Livestock methane emissions contribute more to global warming than previously thought. A new study by three scientists with the Joint Global Change Research Institute revealed that this source resulted in 11 percent more methane than what scientists had calculated, meaning that this gas coming from animal poop and farts may be a major contributor the rise in the atmospheric budget over the 2000s to 2010s.
Cows, swine and other livestock release methane into the atmosphere as a result of the digestive process in the animal’s stomachs. The gas produced in this process – scientifically known as enteric fermentation – makes up most of the emissions from ruminants, as explained by the Environmental Protection Agency.
A natural byproduct of digestion, methane significantly contributes to the greenhouse effect and climate change by trapping heat within Earth’s atmosphere. Compared to carbon dioxide, the main contributor to global warming, methane is 85 times more potent to trap heat, but it breaks down faster.
Published Thursday in the journal Carbon Balance and Management, the study considers changes in the way people are handling the animals’ waste, as well as changes in manure management. A center of the University of Maryland and the Pacific Northwest National Laboratory were also part of the NASA-funded research.
Changes in the industrialization of agriculture contribute to global warming
Rob Jackson, a methane expert at Stanford University who was not part of the study, affirmed that from all human activities, agricultural emissions make up the largest source of methane. Rice paddies also emit significant amounts of this gas.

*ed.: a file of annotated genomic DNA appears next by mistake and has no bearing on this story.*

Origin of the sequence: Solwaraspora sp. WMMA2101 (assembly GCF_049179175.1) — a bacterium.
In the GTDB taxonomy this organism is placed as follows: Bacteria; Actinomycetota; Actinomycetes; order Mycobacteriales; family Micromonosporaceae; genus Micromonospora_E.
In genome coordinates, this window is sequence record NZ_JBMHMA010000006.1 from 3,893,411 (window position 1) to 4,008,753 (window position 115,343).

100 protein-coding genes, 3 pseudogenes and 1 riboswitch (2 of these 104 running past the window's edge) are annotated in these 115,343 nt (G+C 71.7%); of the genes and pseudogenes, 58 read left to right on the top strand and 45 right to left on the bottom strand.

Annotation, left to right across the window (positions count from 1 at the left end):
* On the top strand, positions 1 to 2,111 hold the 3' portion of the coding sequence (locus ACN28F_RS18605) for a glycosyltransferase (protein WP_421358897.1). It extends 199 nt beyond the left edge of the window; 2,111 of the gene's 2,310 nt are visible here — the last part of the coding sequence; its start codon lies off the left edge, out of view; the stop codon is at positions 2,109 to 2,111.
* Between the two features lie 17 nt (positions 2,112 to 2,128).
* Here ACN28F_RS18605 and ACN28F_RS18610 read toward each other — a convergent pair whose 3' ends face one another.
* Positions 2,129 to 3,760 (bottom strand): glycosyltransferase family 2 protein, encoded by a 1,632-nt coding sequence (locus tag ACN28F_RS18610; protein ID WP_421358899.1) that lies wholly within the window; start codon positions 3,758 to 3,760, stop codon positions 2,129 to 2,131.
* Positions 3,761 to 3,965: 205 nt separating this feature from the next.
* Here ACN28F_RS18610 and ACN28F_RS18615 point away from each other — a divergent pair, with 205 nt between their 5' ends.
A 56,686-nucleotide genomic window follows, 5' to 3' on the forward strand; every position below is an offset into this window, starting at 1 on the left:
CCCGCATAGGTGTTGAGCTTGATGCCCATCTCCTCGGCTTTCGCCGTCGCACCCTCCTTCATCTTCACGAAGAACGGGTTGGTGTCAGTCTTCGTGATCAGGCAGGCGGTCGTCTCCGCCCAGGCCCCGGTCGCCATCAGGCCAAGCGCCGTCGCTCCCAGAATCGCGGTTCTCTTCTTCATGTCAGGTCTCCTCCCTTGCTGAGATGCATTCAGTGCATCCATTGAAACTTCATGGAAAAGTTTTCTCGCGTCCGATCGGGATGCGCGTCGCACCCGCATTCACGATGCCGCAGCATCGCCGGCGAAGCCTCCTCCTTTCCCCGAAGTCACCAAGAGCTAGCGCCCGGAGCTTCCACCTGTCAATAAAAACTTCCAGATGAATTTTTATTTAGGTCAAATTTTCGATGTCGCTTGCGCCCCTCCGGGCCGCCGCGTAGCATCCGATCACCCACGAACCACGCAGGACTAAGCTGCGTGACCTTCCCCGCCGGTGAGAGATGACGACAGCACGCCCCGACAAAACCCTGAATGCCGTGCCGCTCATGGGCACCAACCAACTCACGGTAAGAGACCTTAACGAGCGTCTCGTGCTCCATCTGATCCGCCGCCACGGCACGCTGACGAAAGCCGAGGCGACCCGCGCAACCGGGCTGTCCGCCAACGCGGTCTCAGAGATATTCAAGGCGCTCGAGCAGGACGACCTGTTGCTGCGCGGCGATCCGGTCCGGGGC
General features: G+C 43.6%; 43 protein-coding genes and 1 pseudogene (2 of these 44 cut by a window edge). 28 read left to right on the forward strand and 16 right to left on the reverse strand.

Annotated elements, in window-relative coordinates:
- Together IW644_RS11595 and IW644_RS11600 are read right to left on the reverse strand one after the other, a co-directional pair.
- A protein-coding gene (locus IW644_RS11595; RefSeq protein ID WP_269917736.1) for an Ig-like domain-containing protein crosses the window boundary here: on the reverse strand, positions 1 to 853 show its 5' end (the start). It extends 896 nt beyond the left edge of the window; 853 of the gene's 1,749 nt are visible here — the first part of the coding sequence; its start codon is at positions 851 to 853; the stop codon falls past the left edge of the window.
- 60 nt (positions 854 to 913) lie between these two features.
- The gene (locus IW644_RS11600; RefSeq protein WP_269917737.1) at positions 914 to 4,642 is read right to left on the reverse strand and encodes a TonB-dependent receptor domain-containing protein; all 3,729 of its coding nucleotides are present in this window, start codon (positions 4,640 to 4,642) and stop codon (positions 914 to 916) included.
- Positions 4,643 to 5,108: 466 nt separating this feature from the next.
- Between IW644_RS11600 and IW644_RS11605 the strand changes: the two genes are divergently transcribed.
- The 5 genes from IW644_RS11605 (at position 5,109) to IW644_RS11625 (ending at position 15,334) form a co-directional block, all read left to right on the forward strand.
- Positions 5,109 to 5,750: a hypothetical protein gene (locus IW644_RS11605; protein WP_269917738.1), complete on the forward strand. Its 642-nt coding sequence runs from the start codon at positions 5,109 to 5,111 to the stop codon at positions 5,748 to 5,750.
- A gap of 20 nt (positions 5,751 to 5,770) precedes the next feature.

The methane expert said this research offers improved calculations of livestock emissions due to the inclusion of aspects such as the places where the cattle are located, their size and how humans manage their feed and waste, according to a report by The Washington Post.
Moreover, Julie Wolf, lead author of the study, explained that the livestock had been bred to be larger in the majority of developed regions, where this economic activity had become more productive and efficient, as reported by The Post. Larger animals release a massive amount of methane into the atmosphere, noted Wolf, who works at the Department of Agriculture at the Joint Global Change Research Institute.
Because livestock is larger than before and is, therefore, being fed more, people are managing their manure differently and often thrown to massive waste lagoons that release large volumes of methane into the atmosphere. This changes in the industry of agriculture led the researchers to update the guidelines the United Nation’s Intergovernmental Panel on Climate Change (IPCC) introduced in 2006 to estimate methane emissions.
The updated methodology allowed scientists to discover that, compared to research by the IPCC, global emissions released by enteric fermentation were 8.4 percent higher by 2011 and those coming from manure management were 36.7 percent higher.
“We believe our approach, because of its uniqueness, has helped provide some clarity on some of the changes that we see over the recent decade,” said Ghassem Asrar, study co-author and head of the Joint Global Change Research Institute, as quoted by The Washington Post.
Drew Shindell, a professor at Duke University involved in research about methane emissions, believes it might be possible to control the amount of gas being released by cattle. He said people could change the animal’s diet to reduce the effect of their waste.
Source: The Washington Post